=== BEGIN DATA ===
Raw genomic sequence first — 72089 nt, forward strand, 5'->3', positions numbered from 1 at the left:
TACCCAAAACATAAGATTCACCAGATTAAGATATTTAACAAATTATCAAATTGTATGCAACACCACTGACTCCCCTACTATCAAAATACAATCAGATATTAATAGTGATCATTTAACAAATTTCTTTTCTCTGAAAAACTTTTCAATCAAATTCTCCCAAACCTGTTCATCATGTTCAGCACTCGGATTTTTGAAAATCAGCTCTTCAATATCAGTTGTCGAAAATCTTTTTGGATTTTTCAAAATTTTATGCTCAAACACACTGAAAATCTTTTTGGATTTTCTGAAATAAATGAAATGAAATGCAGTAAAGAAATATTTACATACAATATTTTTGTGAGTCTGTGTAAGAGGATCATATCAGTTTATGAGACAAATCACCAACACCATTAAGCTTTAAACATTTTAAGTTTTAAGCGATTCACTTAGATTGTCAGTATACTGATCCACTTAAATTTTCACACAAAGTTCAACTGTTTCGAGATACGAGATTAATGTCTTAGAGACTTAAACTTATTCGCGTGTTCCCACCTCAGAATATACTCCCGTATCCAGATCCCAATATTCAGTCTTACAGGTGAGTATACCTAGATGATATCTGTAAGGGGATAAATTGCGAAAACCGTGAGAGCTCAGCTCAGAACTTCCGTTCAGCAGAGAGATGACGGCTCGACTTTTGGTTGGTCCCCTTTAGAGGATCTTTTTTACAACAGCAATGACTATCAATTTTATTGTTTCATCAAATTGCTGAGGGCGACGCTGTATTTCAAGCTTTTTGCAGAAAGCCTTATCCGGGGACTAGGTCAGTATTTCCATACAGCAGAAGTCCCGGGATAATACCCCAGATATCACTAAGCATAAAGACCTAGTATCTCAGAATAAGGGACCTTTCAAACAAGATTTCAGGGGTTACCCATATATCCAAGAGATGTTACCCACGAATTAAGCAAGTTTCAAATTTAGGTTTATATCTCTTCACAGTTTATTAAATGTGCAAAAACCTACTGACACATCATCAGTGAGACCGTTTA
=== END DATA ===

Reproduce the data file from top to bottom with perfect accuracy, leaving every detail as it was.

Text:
Raw genomic sequence first — 72089 nt, forward strand, 5'->3', positions numbered from 1 at the left:
TACCCAAAACATAAGATTCACCAGATTAAGATATTTAACAAATTATCAAATTGTATGCAACACCACTGACTCCCCTACTATCAAAATACAATCAGATATTAATAGTGATCATTTAACAAATTTCTTTTCTCTGAAAAACTTTTCAATCAAATTCTCCCAAACCTGTTCATCATGTTCAGCACTCGGATTTTTGAAAATCAGCTCTTCAATATCAGTTGTCGAAAATCTTTTTGGATTTTTCAAAATTTTATGCTCAAACACACTGAAAATCTTTTTGGATTTTCTGAAATAAATGAAATGAAATGCAGTAAAGAAATATTTACATACAATATTTTTGTGAGTCTGTGTAAGAGGATCATATCAGTTTATGAGACAAATCACCAACACCATTAAGCTTTAAACATTTTAAGTTTTAAGCGATTCACTTAGATTGTCAGTATACTGATCCACTTAAATTTTCACACAAAGTTCAACTGTTTCGAGATACGAGATTAATGTCTTAGAGACTTAAACTTATTCGCGTGTTCCCACCTCAGAATATACTCCCGTATCCAGATCCCAATATTCAGTCTTACAGGTGAGTATACCTAGATGATATCTGTAAGGGGATAAATTGCGAAAACCGTGAGAGCTCAGCTCAGAACTTCCGTTCAGCAGAGAGATGACGGCTCGACTTTTGGTTGGTCCCCTTTAGAGGATCTTTTTTACAACAGCAATGACTATCAATTTTATTGTTTCATCAAATTGCTGAGGGCGACGCTGTATTTCAAGCTTTTTGCAGAAAGCCTTATCCGGGGACTAGGTCAGTATTTCCATACAGCAGAAGTCCCGGGATAATACCCCAGATATCACTAAGCATAAAGACCTAGTATCTCAGAATAAGGGACCTTTCAAACAAGATTTCAGGGGTTACCCATATATCCAAGAGATGTTACCCACGAATTAAGCAAGTTTCAAATTTAGGTTTATATCTCTTCACAGTTTATTAAATGTGCAAAAACCTACTGACACATCATCAGTGAGACCGTTTA